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Old 11-16-2008, 03:14 PM   #172
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gary,

excellent post! it frustates me that fundamental ideas are overlooked by individuals and govt. and new tech/ideas are suppressed.

spend less than you make; pay off credit; buy only what you need; conserve energy, water, food, etc.

new(or old ones reinvented) ideas like yours are often not accepted. what of preventative measures? the past year has had a lot of talk of change, so let's do it.

take cancer and disease: billions are spent on treatment. what about preventing it? we know how, but we fail to follow thru. we want that quick fix afterwards.

there's a fairly new technique for treating cancer that is not covered by health insurance. it is very safe at removing only the cancer, saving limbs and flesh. it is not even a known procedure by most, let alone considered for coverage.

how is this related to future gas prices? no idea, except to say that the world economy is influenced by fuel prices and our ability to practice basic intelligent spending and accept(execute) new tech in all areas.
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Old 11-16-2008, 04:12 PM   #173
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80% of the energy your pay dearly for, to pour in your tank, is wasted.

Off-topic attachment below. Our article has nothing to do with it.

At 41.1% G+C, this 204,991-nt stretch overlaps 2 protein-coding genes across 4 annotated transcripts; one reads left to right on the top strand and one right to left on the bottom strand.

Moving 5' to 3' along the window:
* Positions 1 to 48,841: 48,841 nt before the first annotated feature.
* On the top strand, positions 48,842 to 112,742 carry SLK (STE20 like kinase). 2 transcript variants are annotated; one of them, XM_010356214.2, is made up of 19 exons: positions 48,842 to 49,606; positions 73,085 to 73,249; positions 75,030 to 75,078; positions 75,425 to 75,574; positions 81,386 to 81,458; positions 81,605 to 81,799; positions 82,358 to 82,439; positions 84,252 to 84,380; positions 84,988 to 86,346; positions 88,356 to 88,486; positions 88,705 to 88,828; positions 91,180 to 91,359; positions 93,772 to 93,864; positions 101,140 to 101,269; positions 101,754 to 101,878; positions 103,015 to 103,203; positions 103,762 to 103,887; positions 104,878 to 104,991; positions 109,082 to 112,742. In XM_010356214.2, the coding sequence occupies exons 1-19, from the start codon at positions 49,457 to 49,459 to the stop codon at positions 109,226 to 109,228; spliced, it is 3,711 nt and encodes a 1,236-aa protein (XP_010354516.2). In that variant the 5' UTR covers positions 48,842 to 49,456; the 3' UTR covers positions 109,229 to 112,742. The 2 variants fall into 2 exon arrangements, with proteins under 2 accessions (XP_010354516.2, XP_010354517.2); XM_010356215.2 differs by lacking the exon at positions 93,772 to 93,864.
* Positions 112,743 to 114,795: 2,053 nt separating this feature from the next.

Pale Melanasian has proven that you can double the EPA rating of a fairly effieient vehicle, with effective hypermiling.

Basjoos has proven that you can do the same with aerodynamics, and little or no hypermiling.

Combine the two separate approaches and you would be at 80 MPG, average.

Now add software that incorporates both of these gentlemens knowledge into an automated computer controlled system.

That is the potential without addressing the basic design of the vehicle. Fix the vehicle and increase that 80 MPG to 100 and beyond. Don't tell me its not possible, 180 MPG at 36 MPH average is fact!

Engines produce their lowest emissions at their highest efficiencies, so never run the engine at any other range of speed and load except at their peak BSFC. Modern integrated starter alternators can eliminate idling. Throttle losses can be eliminated by simply eliminating the throttle altogether. Engines should never be directly connected to the drive wheels. Thats is just stupid.

Energy storage density and CVTs and IVTs allow engine operation independent of any vehicle speed. The technology is already here.

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gary
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Old 11-17-2008, 09:20 AM   #174
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There is hope for gas prices!
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Old 11-17-2008, 09:25 AM   #175
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We're not interested in paying for your report, only to find out its nothing we don't already know. Thanks for stopping by and dropping your link though, you're probably the 5th or 6th today.

-Jay
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Old 11-17-2008, 09:31 AM   #176